Teens, Smartphones & Texting
The volume of texting among teens has risen from 50 texts a day in 2009 to 60 texts for the median teen text user. Older teens, boys, and blacks are leading the increase. Texting is the dominant daily mode of communication between teens and all those with whom they communicate.
The typical American teen is sending and receiving a greater number of texts than in 2009. Overall, 75% of all teens text. Here are the key findings about the role of texting in teens’ lives:
- The median number of texts (i.e. the midpoint user in our sample) sent on a typical day by teens 12-17 rose from 50 in 2009 to 60 in 2011.
- Much of this increase occurred among older teens ages 14-17, who went from a median of 60 texts a day to a median of 100 two years later. Boys of all ages also increased their texting volume from a median of 30 texts daily in 2009 to 50 texts in 2011. Black teens showed an increase of a median of 60 texts per day to 80.
- Older girls remain the most enthusiastic texters, with a median of 100 texts a day in 2011, compared with 50 for boys the same age.
- 63% of all teens say they exchange text messages every day with people in their lives. This far surpasses the frequency with which they pick other forms of daily communication, including phone calling by cell phone (39% do that with others every day), face-to-face socializing outside of school (35%), social network site messaging (29%), instant messaging (22%), talking on landlines (19%) and emailing (6%).
The frequency of teens’ phone chatter with friends – on cell phones and landlines – has fallen. But the heaviest texters are also the heaviest talkers with their friends.
Teens’ phone conversations with friends are slipping in frequency.
- 14% of all teens say they talk daily with friends on a landline, down from 30% who said so in 2009. Nearly a third (31%) of teens say they never talk on a landline with friends (or report that they cannot do so).
- 26% of all teens (including those with and without cell phones) say they talk daily with friends on their cell phone, down from 38% of teens in 2009.
However, the Pew Internet survey shows that the heaviest texters are also the heaviest talkers. The heaviest texters (those who exchange more than 100 texts a day) are much more likely than lighter texters to say that they talk on their cell phone daily. Some 69% of heavy texters talk daily on their cell phones, compared with 46% of medium texters (those exchanging 21-100 texts a day) and 43% of light texters (those exchanging 0-20 texts a day).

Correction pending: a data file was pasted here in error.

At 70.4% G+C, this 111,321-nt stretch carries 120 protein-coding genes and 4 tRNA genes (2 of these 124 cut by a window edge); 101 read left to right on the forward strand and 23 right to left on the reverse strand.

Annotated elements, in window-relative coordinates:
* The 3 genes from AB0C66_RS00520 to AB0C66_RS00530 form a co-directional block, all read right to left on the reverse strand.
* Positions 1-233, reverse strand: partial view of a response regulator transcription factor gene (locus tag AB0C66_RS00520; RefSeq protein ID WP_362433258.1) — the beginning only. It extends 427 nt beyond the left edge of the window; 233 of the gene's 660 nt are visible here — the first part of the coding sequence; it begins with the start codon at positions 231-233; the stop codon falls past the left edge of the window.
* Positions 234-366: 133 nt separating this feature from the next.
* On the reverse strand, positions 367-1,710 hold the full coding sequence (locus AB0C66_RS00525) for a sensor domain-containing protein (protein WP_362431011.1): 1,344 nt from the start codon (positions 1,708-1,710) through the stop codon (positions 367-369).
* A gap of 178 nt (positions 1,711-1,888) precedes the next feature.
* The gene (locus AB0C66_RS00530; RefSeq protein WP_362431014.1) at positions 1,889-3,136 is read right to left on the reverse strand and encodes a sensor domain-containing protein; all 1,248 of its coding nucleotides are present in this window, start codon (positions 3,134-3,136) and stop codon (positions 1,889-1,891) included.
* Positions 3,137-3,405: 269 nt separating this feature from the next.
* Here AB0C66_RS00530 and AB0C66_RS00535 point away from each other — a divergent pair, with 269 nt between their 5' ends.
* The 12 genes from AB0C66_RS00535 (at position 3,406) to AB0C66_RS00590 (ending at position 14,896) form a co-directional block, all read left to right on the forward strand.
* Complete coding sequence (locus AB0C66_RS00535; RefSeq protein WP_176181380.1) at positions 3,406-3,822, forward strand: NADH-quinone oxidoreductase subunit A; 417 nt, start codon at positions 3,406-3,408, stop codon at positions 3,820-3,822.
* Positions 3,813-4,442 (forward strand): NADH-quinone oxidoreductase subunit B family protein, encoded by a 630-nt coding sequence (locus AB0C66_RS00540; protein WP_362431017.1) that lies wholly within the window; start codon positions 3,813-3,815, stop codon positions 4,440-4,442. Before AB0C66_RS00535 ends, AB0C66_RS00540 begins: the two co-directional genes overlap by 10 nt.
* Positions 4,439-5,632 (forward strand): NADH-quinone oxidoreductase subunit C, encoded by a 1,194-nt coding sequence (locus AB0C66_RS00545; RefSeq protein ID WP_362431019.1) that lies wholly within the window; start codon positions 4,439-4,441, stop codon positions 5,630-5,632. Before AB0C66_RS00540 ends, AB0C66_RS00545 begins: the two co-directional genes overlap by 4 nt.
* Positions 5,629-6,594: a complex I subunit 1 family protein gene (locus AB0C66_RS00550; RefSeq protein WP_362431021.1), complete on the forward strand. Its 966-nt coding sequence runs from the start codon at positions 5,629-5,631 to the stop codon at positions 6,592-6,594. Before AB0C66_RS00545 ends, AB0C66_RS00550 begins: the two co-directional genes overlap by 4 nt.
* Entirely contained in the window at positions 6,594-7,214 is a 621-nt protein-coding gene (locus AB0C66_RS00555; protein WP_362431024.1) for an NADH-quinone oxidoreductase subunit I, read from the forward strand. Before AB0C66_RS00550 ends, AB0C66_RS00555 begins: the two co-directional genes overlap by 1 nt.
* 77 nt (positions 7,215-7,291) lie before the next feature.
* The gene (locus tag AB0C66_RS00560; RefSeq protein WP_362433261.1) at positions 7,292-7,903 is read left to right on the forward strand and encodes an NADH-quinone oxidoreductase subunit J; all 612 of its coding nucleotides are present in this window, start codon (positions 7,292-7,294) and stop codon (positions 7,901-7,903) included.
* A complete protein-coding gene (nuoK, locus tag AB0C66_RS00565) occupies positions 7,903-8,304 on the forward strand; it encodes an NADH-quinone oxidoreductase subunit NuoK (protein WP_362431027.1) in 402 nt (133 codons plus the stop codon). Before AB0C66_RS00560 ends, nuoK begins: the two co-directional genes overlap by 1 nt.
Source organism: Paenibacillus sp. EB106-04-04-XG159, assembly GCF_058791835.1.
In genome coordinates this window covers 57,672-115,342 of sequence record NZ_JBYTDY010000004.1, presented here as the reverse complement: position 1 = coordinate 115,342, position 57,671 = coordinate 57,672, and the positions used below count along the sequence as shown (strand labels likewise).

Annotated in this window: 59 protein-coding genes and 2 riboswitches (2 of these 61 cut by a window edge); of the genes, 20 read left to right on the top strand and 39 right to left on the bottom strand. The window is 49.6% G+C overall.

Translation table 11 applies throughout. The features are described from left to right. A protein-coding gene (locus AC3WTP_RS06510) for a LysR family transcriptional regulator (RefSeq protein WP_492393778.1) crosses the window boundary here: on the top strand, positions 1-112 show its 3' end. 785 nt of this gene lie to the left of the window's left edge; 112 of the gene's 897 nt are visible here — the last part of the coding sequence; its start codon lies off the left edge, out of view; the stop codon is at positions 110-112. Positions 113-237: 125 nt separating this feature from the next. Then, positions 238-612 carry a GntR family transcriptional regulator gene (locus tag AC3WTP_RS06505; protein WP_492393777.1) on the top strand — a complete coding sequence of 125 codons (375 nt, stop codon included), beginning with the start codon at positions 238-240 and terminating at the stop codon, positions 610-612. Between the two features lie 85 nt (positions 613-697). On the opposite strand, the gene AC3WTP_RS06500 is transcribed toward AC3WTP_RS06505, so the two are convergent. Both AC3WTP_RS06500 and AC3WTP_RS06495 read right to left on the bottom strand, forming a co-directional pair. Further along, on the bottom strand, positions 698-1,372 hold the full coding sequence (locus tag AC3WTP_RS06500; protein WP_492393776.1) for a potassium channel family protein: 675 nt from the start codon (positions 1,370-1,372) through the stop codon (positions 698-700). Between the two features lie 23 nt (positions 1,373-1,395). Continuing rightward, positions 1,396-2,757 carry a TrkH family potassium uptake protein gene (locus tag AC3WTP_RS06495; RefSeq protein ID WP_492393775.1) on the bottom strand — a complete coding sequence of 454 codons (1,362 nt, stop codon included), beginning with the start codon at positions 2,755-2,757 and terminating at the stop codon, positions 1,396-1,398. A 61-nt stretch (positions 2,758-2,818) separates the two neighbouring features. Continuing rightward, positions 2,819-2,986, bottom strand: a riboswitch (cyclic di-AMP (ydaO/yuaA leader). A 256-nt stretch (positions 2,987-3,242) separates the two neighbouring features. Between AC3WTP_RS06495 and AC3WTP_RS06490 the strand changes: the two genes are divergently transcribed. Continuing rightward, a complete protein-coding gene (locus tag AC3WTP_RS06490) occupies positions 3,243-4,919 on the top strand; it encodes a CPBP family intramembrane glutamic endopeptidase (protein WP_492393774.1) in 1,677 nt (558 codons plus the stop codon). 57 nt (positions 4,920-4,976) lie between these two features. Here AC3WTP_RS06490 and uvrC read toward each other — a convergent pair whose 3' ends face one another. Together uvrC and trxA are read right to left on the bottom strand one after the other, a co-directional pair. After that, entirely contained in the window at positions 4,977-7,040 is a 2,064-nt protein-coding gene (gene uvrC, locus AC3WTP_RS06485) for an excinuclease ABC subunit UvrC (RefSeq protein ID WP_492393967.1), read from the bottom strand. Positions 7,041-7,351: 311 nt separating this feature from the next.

About one in four teens report owning a smartphone.
Smartphones are gaining teenage users. Some 23% of all those ages 12-17 say they have a smartphone and ownership is highest among older teens: 31% of those ages 14-17 have a smartphone, compared with just 8% of youth ages 12-13. There are no differences in ownership of smartphones versus regular cell phones by race, ethnicity, or income. Teens whose parents have a college education are slightly more likely than teens whose parents have a high school diploma or less to have a smartphone (26% vs. 19%).
Smartphone owners are the most likely to have used a tablet computer to go online in the last month.
Overall, 16% of all teens have used a tablet computer to go online in the last 30 days and smartphone owners are also the most likely to be tablet users. Some 30% of smartphone users have used tablets to go online in the past month, while 13% of regular phone users and 9% of those without cell phones have done the same. Fewer smartphone users have used the internet on a desktop or laptop computer in the last month than regular phone users (85% vs. 93%.)
Three quarters of teens – 77% – have cell phones. Ownership among younger teens has dropped since 2009.
Overall, 77% of those ages 12-17 have a cell phone. The percentage of younger teens ages 12 and 13 with cell phones has declined slightly since 2009; 57% of younger teens owned cell phones in 2011, compared with 66% in 2009.
6% of all American teens use cell phone-based location services.
Location-based services are applications (like Foursquare or Gowalla) or features on platforms (like Facebook or Twitter) that let a user “check in” to a location or share their location with friends. Overall, 6% of all American teens use location-based services on their cell phones.
- 18% of smartphone owners in the sample had shared their location, compared with 8% of regular phone owners and 2% of all other teens.
- Older teens ages 14 to 17 are more likely to use location-based services (9%) than 12 and 13-year-olds, of whom less than 1% report using a location-based service.